- Establish independent, impartial and credible investigations to probe all civilian killings which have occurred since July 2016, as well as obstruction of medical services during the 2016 unrest, arson attacks against schools and incidents of excessive use of force by security forces including serious injuries caused by the use of the pellet-firing shotguns;
- Investigate all deaths that have occurred in the context of security operations in Jammu and Kashmir following the guidelines laid down by the Supreme Court of India;
- Bring into compliance with international human rights standards all Indian laws and standard operating procedures relating to the use of force by law enforcement and security entities, particularly the use of firearms: immediately order the end of the use of pellet-firing shotguns in Jammu and Kashmir for the purpose of crowd control.
There is no regional human rights court with jurisdiction to review police use of force in India.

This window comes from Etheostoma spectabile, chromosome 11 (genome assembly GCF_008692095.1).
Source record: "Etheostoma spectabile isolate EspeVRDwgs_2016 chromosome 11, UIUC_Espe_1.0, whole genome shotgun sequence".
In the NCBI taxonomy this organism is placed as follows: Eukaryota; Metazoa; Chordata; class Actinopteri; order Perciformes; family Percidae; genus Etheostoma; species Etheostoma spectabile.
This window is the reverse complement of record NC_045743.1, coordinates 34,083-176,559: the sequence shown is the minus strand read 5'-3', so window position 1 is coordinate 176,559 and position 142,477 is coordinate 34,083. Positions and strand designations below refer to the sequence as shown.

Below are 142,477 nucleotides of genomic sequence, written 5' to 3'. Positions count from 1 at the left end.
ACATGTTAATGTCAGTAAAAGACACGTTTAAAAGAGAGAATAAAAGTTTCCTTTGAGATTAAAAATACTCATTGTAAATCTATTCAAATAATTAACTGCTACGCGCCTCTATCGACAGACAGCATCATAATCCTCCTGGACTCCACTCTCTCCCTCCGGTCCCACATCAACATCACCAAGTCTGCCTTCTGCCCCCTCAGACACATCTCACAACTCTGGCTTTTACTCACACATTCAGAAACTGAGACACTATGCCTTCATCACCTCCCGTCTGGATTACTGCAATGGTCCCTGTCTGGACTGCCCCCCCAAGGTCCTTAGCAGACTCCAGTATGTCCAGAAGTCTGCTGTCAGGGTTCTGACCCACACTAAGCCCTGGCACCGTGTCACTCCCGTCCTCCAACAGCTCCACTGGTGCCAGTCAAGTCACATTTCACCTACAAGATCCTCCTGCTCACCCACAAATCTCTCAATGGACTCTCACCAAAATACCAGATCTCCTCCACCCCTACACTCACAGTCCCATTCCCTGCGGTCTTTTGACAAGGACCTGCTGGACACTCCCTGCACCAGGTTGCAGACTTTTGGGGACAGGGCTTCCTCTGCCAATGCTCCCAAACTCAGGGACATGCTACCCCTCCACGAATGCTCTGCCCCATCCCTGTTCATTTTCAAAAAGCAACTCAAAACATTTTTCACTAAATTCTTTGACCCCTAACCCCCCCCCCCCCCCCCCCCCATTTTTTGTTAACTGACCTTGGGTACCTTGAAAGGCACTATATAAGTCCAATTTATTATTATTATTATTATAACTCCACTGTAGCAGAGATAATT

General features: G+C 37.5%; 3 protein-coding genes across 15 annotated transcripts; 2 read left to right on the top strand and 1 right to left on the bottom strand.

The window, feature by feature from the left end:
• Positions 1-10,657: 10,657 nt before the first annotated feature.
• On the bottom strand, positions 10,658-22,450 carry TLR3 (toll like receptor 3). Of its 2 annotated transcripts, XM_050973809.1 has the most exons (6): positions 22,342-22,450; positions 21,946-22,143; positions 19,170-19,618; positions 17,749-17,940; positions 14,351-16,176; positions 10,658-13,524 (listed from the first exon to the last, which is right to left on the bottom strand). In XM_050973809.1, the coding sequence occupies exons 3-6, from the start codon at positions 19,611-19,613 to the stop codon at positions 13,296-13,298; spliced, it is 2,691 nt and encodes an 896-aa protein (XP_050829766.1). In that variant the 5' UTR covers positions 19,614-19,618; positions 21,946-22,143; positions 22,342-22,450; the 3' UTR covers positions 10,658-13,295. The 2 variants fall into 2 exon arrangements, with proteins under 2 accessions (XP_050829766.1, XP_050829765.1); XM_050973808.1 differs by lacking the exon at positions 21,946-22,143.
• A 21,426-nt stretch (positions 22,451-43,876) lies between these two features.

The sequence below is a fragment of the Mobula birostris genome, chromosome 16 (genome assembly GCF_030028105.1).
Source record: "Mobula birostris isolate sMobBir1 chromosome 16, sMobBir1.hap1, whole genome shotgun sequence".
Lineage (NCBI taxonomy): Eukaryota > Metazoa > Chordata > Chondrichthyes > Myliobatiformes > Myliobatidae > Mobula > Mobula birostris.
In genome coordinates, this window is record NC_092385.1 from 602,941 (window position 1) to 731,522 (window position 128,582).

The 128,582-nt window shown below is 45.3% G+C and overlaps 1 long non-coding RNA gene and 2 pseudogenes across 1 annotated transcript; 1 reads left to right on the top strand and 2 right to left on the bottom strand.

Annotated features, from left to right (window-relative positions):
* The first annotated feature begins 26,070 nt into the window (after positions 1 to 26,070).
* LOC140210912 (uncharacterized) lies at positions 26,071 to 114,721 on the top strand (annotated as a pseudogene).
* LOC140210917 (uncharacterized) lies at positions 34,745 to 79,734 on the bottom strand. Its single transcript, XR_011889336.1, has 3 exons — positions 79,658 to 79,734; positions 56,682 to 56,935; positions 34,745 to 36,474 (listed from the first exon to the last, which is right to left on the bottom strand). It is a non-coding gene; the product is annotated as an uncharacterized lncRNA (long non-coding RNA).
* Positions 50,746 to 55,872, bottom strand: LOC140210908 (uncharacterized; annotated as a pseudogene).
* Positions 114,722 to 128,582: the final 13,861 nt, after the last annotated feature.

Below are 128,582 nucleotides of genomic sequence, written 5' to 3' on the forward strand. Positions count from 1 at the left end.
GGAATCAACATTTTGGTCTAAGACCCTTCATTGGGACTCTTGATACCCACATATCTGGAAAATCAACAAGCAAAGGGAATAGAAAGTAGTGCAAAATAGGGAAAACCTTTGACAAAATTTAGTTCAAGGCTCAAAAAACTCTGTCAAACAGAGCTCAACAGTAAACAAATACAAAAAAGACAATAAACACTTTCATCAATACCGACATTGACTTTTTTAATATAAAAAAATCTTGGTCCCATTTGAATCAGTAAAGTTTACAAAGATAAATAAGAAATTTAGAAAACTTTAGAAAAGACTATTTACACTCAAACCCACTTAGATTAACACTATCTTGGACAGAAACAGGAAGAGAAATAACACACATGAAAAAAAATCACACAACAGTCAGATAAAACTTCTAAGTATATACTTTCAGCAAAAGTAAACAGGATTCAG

There are many cases in the Supreme Court and the various High Courts dealing with the issue of use of force by police and other law enforcement authorities in India. Caselaw suggests that such use of force must respect the principles of reasonableness and proportionality. In a 2016 case, Anita Thakur v. State of Jammu & Kashmir, the Supreme Court observed:
In those cases where assembly is peaceful, use of police force is not warranted at all. However, in those situations where crowd or assembly becomes violent it may necessitate and justify using reasonable police force. However, it becomes a more serious problem when taking recourse to such an action, police indulges in excesses and crosses the limit by using excessive force thereby becoming barbaric or by not halting even after controlling the situation and continuing its tirade. This results in violation of human rights and human dignity. That is the reason human rights activists feel that police frequently abuses its power to use force and that becomes a serious threat to the rule of law.Anita Thakur v. State of J&K, (2016) 15 SCC 525.
The most recent case on police arrest and intimidation of human rights defenders is Romila Thapar v. Union of India (2018).